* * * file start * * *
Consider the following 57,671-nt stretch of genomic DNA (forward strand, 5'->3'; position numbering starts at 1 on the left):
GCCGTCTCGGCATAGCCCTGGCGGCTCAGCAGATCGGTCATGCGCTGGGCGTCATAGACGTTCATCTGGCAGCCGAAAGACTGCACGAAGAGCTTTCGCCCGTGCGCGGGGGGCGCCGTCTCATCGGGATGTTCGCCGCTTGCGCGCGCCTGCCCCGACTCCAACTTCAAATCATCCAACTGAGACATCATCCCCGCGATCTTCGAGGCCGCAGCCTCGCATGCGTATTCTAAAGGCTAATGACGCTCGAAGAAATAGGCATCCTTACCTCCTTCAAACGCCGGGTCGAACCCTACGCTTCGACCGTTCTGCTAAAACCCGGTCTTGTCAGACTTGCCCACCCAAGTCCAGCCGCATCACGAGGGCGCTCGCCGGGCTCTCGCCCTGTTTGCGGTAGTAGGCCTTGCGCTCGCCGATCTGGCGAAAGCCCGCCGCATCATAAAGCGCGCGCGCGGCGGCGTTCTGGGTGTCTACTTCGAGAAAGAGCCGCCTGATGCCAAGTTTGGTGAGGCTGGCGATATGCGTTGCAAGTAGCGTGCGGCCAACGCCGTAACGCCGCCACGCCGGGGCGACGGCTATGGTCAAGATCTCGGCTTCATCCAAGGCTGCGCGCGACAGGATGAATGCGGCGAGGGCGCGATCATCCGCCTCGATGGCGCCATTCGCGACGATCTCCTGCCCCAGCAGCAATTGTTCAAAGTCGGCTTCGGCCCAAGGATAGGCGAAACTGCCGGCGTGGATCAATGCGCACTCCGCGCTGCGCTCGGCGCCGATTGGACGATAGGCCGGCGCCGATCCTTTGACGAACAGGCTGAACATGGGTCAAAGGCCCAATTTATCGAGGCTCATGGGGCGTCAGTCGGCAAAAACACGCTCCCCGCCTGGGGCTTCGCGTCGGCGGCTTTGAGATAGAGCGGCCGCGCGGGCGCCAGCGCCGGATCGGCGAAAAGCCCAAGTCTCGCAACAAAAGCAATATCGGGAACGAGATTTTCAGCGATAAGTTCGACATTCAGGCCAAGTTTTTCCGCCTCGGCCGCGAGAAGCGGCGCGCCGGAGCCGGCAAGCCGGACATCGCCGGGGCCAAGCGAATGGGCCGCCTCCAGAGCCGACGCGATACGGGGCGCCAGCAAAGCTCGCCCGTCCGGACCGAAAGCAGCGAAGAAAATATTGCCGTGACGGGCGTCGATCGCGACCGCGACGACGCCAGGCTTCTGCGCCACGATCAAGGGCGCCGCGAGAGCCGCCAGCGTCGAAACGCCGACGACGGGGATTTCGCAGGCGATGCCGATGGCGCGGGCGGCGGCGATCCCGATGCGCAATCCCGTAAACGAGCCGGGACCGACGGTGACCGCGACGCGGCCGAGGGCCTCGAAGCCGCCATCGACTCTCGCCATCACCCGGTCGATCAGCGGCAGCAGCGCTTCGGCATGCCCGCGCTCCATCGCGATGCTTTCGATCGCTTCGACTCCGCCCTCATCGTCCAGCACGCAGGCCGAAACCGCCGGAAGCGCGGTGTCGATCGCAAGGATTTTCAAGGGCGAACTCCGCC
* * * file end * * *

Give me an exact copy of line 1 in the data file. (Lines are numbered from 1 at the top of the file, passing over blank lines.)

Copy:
Consider the following 57,671-nt stretch of genomic DNA (forward strand, 5'->3'; position numbering starts at 1 on the left):